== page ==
The report examines what will be achieved by the plans of five key global business initiatives (RE100; EP100; Science Based Targets; Zero De-forestation & LCTPi) on climate action currently underway and compares this to what could happen if all relevant companies were to sign up to these initiatives and implement their plans.
Commenting on the Report which he launched at the Business & Climate Summit in London, IKEA chief sustainability office, Steve Howard said:
“Building a better future is our shared responsibility. Companies, investors, individuals, cities and regions all have a role to play. Action on climate change is not only the right thing to do, it brings business benefits. For IKEA Group it’s a driver of innovation, renewal and an opportunity to make our business better.”
The current BDC to climate action of 3.7bn metric tons of CO2 equivalent a year represents over 60% of the total emissions cuts (6bn metric tonnes by 2030) pledged by all countries in the Paris Climate Agreement through their own Nationally Determined Contributions (NDCs). It is the equivalent of taking over 1000 coal-fired power stations permanently out of use, almost 75% of the world’s total.
Business is not waiting until 2030 to play its part. In total, around 300 leading companies have already signed up to the five climate action initiatives that the report analyzes. Companies signing up to the initiatives come from all over the world in all different sectors, and are joining in growing numbers – over the last twelve months (June 2015-May 2016), 174 companies signed up to these initiatives, compared to 49 companies in the previous twelve months (June 2014-May2015).
Kellogg Company has cut its carbon emissions by 14% per metric tonne of food produced since 2005. In 2015, the company committed to ambitious Science Based Targets, including a 65 % reduction in emissions from its operations by 2050, and engaging suppliers to help them reduce emissions by 50% by 2050.
Autodesk, one of the world’s leading software companies, announced this month that it has achieved its target to power all of its facilities entirely with renewable electricity. Going forward the business has set an internal carbon price that will help align decisions and investments with a low-carbon economy.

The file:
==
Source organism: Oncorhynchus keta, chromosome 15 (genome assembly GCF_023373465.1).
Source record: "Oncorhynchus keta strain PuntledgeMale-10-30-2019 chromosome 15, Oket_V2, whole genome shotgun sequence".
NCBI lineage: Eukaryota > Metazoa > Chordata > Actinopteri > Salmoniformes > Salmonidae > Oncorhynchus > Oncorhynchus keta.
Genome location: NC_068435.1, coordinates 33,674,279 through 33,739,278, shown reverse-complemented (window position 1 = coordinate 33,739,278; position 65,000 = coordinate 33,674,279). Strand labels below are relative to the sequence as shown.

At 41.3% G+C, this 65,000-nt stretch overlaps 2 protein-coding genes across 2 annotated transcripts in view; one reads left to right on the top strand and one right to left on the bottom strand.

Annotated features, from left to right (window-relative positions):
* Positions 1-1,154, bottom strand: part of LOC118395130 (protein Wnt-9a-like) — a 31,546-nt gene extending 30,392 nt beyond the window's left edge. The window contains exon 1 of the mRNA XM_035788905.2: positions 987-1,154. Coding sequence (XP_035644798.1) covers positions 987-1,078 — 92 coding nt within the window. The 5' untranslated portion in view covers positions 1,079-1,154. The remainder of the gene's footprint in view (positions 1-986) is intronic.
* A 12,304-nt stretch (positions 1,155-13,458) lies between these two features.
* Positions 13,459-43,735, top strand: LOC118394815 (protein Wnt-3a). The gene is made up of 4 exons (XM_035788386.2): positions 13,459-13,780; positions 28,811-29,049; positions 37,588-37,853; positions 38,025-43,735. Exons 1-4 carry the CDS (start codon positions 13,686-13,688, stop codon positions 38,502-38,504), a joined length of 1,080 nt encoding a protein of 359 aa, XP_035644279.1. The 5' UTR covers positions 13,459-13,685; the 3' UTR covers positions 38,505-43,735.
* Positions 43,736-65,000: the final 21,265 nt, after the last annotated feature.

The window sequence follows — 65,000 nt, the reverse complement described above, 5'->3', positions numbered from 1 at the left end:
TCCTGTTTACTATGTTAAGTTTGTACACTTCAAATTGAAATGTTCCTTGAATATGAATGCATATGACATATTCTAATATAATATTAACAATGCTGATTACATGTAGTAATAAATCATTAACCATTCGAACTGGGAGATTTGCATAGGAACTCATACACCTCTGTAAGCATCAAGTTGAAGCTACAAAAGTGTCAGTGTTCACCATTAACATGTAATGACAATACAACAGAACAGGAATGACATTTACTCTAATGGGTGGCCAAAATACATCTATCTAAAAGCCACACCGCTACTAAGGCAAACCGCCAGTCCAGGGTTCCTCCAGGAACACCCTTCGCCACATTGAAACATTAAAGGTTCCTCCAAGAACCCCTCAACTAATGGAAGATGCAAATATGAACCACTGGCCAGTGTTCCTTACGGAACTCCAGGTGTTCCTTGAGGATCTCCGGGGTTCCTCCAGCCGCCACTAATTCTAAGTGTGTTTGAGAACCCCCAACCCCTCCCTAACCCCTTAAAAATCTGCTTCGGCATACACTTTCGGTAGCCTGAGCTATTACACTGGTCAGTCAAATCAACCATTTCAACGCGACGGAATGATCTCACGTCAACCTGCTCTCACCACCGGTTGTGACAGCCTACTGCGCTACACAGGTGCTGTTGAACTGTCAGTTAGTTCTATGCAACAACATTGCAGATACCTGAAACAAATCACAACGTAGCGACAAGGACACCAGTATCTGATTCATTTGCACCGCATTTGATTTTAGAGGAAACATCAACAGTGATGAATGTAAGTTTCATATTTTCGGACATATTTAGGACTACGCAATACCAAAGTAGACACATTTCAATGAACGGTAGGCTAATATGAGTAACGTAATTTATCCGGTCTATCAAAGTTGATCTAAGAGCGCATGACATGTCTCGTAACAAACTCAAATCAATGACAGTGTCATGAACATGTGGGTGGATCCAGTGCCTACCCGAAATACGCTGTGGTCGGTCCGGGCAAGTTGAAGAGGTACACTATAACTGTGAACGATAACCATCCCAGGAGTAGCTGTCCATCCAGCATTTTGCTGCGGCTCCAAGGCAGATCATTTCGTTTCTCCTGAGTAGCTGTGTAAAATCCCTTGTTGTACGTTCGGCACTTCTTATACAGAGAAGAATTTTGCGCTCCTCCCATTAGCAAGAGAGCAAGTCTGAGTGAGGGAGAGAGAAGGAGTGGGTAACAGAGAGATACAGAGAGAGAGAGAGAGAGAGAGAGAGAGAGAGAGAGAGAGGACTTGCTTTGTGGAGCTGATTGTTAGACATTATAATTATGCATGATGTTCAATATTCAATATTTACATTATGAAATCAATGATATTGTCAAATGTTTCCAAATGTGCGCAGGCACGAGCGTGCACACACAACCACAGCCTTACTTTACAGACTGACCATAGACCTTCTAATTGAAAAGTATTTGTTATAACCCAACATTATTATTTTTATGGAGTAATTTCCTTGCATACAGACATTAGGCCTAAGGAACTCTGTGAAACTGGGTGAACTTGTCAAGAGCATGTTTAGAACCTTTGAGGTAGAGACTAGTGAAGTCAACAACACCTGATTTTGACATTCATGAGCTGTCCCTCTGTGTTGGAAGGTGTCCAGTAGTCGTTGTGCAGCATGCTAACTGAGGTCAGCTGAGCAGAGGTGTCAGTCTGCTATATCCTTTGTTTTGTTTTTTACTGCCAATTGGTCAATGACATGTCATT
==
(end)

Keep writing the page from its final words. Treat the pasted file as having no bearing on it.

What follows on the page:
IKEA Group has committed to going 100% renewable, generating as much renewable energy as the total energy it consumes in its buildings by 2020. The company is a founding partner of the RE100 campaign and has committed to cutting its emissions in line with Science-Based targets. IKEA Group has invested €1.5 billion in renewables since 2009 and pledged a further €600 million last year.
By 2030, the initiatives plan to have more than 3500 companies signed up, driving forward the low-carbon economy.
The report acknowledges that whilst leading companies are already engaged in taking climate action, and many more are ready to sign up to make new commitments, there remains a long way still to go to achieve the sub 2°C goal agreed by countries in Paris at COP21.
The report also looks at what might be achieved if all relevant companies were encouraged to sign up to the five initiatives. Under such a scenario, it found that business would cut emissions by around 10bn metric tons per year. This potential BDC is equivalent to what China, the world’s largest emitter, pumps out in total CO2 emissions annually and alone it would take us well over half way to a sub 2°C world.
To achieve this ambitious potential BDC target, government and business must continue to work together to create the right policy and regulatory framework to allow for enhanced climate action. The report calls on governments across the world to:
The report recognises this is a starting point and not a complete picture of business action. There are many other business initiatives out there aimed at reducing emissions, and a process has been outlined to capture them in future editions of what will become an annual report. Find out more at www.businessendofclimate.org.